Pamela: You get a really pretty nebula.

    Fraser: That’s a big explosion. Okay, so…

    Pamela: It’s really cool.

    Fraser: Now, there are a bunch of types of supernovae, so, let’s get a little smaller I guess. Something a little more, you know, a little less dangerous.

    Pamela: Well, so, there’s all different types of ways to become a supernova. You can start off really huge and reduce yourself down to being a little bit smaller. Or you can start off not so huge, not shed as much matter, but when you’re getting ready to explode, be a lot bigger. So, if a star ends up, after going through it’s different phases of life, with more than 15 solar masses, it’s able to actually build heavier and heavier elements in its centre, getting to the point where it has things like silicon in the centre.

    Fraser: That’s right, like last week we talked about how our star, you know, will only get to the point where it’s packing carbon together into a nice, pretty diamond. But it doesn’t go any further than that.

    Pamela: Exactly.

    Fraser: But if there’s enough gravitational force that it can just keep mashing carbon together, and heavier and heavier elements…

    Pamela: And as it builds up with elements, eventually the star will get to the point where they have a solid iron core. The problem with iron is everything up to iron, everything that weighs less up until that point, when you fuse it together, you release energy. So, you can merge carbon and oxygen into silicon and you get energy released in the process. Iron’s not so good.

    Fraser: And so light pressure, that’s the point you release the energy, you get more light pressure.

    Pamela: And this radiation pressure, this light pressure, that’s holding the star from not collapsing, is supporting the outer layer of the atmosphere that wants to collapse down. So, you end up building heavier and heavier elements, you get this iron in there and it’s like, “I refuse to fuse. You can’t make me.� And it sits there and energy generation shuts down. And all of a sudden, gravity gets to win.
    And the outer layers of the star come smashing down on the core, the core collapses and depending on just how big the core is, you can either end up with a black hole left in the centre, you can end up with a neutron store in the centre, and as the outer layers come crashing down, they smash together and thermonuclear reactions explode. You get a gazillion nuclear bombs basically going off.
    As the layers collapse down, nuclear actions take off. And then the outer layers of the star explode out with all sorts of neat reactions going on, and this is how we get all the elements that are heavier than iron. Gold, silver, all this cool radioactive stuff that we use to build nuclear power plants. All of it comes out of supernovae.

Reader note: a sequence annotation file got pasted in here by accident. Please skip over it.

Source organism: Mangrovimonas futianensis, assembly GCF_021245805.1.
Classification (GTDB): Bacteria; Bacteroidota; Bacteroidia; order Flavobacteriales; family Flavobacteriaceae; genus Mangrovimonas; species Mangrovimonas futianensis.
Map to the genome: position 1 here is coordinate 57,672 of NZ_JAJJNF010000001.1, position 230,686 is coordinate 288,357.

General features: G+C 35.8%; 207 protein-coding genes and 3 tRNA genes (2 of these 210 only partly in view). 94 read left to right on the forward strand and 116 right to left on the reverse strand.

Fraser: Okay, I’ve got a million questions. So, let’s dismantle this piece by piece. So, all of the heavier elements are kind of coming down together, and then you hit the iron stage. So is there like, a big gap in between the core and the outer layers of the star?

    Pamela: It’s not so much a big gap as you have these onion layers where you have each layer doing different types of nuclear fusion. So, you have iron being formed in the core. You have silicon being formed in a shell outside of that, oxygen in a shell outside of that, carbon and helium and then hydrogen as you work your way out from the centre towards the surface of the star.
    And so that iron core’s embedded in the very centre of this onion level. But when it collapses down into black hole or neutron star, some of these outer layers, they begin to collapse down and as they do, they reignite and all sorts of wild nuclear reactions start happening. You also get all of these neutrons being given off by what’s happening in the core. So the protons, electrons, all sorts of things, are being smashed together, you have neutrons flying in all directions, and when you bombard atoms with neutrons, they’ll accept them up to a point. And at that point, those neutrons will start converting into other things. So you can actually start building iron into heavier elements if you bombard it with neutrons long enough. So you bombard it with neutrons, bombard it with neutrons, and eventually it becomes something that’s unstable. And it undergoes radioactive decay. And when it does that, we get the heavier elements.